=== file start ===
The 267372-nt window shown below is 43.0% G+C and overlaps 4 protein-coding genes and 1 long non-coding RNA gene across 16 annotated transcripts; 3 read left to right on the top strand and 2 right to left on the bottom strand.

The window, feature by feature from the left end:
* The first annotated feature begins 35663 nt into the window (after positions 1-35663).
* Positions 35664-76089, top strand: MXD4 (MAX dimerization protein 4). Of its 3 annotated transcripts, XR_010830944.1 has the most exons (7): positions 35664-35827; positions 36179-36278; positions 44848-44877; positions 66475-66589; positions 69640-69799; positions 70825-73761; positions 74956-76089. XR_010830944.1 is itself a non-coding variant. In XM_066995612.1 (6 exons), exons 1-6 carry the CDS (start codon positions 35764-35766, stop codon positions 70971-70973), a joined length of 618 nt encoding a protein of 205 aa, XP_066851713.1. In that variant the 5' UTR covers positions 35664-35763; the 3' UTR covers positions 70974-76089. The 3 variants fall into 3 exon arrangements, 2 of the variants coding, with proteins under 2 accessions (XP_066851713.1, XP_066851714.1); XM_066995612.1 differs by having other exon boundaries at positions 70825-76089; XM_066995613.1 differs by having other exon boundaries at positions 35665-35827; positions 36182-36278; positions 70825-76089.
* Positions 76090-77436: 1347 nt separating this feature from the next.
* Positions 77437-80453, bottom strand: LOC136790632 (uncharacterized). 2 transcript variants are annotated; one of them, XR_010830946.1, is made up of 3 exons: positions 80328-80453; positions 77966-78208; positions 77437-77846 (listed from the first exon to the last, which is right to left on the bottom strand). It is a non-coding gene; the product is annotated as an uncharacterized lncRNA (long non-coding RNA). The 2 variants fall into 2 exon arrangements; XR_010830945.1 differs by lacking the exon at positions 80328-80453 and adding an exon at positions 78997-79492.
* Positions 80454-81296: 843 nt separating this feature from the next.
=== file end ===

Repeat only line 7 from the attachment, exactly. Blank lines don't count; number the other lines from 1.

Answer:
* Positions 80454-81296: 843 nt separating this feature from the next.